I love receiving (and giving) good teaching. I love to hear others unpack the scriptures, to reveal the heart and invitation of God to us. There is so much I have yet to learn. At the same time, I think we often rely on others to handle our spiritual formation.

Since this moment of surrendering what I planned, I have been thinking how our culture is so reliant on the information provided by others. If I have a question, I ask my phone or look it up in a book. I could even watch one of the 10,000 documentaries that can be seen on streaming services. There is so much readily available information within our culture.

This is true in the church as well. There are multiple books on any subject one could ever want to know. There are Christian podcasts, online sermons, and blogs (yes I see the irony) everywhere you look on the internet. These are not bad things, except they have taken a primary role for many people. There is a place for all of these theological pursuits, especially for people called to certain roles in our churches.

The issue we face is when spirituality becomes more of an academic pursuit than a way of life. Our God is all about revelation. He continues to reveal more and more to his people. But revelation comes with an invitation. We are to live differently, more like Jesus, as God reveals things to us.

There have been seasons of my life where God keeps bringing up the same thing. He does this because I haven’t understood or been obedient to his invitation yet. A new revelation wouldn’t be good for me. He knows what revelation is needed in the moment.

The place we need to start our spiritual formation is in a personal life steeped in scripture and prayer.

This blog entry is less about put down that book, and more about spend time with Jesus. In a university course, there is often supplemental reading that is not required. That is how we must see the other stuff out there. Prayer and scripture in a believers life are the daily necessities, the required reading list. Which list would you go to first in school? Prayer and scripture are where we go to for revelation, to encounter God in an intimate and personal way. It is where we understand the invitation of God daily.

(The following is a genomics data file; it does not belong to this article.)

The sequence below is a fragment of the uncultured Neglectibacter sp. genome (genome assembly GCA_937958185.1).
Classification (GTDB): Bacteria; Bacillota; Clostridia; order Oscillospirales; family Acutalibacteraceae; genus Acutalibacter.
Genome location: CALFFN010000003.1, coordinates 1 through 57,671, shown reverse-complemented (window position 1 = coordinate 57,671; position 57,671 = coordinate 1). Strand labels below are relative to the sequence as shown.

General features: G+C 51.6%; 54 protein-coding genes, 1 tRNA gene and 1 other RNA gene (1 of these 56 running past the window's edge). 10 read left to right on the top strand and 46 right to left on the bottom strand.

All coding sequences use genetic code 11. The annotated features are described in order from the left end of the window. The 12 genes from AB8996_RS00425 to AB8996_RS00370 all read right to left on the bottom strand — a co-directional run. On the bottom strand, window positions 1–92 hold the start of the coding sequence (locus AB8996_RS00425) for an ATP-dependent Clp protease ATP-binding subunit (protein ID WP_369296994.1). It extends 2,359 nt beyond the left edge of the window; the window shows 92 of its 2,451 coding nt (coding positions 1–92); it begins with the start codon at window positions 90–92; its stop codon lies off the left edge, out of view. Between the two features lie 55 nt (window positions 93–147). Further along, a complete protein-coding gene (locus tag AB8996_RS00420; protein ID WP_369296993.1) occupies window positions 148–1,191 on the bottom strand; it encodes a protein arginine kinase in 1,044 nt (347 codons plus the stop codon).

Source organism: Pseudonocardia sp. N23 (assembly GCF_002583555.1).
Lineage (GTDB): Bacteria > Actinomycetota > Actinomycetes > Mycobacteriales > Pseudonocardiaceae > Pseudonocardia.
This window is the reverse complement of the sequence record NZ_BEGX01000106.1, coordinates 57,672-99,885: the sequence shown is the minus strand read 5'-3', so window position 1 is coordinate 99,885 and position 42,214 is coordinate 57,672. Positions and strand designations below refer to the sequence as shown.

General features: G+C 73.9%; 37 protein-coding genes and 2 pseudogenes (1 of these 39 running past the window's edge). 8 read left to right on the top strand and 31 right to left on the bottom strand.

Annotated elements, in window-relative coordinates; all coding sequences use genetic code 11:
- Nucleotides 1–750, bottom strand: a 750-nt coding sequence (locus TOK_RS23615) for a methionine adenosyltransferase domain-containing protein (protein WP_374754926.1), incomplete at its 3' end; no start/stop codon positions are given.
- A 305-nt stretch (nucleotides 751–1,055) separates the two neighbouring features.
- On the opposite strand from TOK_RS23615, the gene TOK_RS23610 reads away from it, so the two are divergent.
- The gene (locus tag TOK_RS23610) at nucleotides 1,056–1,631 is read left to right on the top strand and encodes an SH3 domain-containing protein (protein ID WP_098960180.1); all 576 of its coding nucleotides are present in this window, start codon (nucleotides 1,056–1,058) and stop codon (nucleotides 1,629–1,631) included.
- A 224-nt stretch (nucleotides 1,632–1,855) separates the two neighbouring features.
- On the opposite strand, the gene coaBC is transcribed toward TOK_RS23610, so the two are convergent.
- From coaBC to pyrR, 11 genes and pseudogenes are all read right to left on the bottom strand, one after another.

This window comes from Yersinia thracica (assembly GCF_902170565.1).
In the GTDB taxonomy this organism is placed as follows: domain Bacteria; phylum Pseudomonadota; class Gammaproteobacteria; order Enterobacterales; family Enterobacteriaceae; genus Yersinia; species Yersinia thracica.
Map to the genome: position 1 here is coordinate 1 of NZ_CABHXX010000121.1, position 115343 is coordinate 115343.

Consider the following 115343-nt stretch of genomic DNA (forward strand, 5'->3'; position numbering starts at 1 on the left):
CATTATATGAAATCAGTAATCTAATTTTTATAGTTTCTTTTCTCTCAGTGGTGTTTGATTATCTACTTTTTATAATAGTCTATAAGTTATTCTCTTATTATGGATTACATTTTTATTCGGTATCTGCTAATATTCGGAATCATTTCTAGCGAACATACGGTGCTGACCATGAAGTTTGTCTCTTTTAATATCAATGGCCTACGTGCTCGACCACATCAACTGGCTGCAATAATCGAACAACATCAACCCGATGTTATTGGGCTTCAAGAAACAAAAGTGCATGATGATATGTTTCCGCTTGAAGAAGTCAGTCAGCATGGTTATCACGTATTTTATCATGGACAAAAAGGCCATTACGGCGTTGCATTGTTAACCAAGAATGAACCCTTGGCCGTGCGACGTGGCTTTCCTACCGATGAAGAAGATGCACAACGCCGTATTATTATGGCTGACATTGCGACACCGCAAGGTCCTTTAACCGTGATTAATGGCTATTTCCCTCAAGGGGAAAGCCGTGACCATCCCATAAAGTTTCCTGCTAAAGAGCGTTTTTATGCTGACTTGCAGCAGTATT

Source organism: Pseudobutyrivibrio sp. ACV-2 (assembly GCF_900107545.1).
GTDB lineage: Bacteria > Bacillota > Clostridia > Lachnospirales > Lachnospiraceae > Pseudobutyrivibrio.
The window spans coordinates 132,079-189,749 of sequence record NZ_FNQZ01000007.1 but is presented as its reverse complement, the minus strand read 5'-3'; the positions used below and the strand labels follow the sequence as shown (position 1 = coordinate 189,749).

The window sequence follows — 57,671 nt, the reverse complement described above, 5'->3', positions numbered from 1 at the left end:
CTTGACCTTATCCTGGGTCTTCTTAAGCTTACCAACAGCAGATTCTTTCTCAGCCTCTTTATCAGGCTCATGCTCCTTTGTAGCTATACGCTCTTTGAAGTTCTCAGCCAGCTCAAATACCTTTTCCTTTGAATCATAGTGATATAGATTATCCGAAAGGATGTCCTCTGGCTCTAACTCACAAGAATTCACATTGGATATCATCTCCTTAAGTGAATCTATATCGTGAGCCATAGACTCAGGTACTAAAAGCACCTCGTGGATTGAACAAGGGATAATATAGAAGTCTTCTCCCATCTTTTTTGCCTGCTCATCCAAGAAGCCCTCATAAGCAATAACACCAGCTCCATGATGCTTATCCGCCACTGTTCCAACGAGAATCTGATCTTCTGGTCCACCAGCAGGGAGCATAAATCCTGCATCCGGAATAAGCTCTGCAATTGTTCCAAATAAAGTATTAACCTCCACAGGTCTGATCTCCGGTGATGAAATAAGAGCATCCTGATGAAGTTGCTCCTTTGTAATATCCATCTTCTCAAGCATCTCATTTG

God has a personal revelation and invitation for each one of us, not necessarily in the grandiose Abraham-like calling. But he is inviting us into deeper relationship and to join him in what he is doing. Although God gets our attention through others, we are missing out on so much if we are not taking time to listen to God in prayer and scripture ourselves. Remember, God wants to reveal things to you. He is not hiding it in the revelation of others.

As much as I am talking about personal call and revelation, this is not to be discerned apart from community. We are to be sharing these revelations with one another, encouraging each other, praying for one another, and testing revelation collectively. This is a part of the process of hearing from God. As brothers and sisters in Christ we are supporting each other and looking out for the other’s best interest.

I understand there are seasons of life where the need for the teaching of others is more important. When you are new in your faith there is a lot to learn. In the early years of faith there is so much to navigate through, so many lies to work through, the impact of culture to renounce and brand new practices to learn. There is a reason why the church in the New Testament is instructed not to raise people into leadership too soon. Passion doesn’t cover over the need for spiritual maturity.

I love my literary mentors. Theologians like Bonhoeffer, Barth and Packer have caused me to examine my beliefs and practices in countless ways. They have inspired me and taught me so much. As one that is called to teach and equip others, they have helped me understand more fully spiritual truths I only knew in part before.

Mentors both living and dead will continue to be a part of my discipleship, but there is so much to receive from God himself. He has given us an invitation to “Be Still and know that I am God”. There is an invitation to discover him afresh daily. I want to say yes to this invitation. How about you?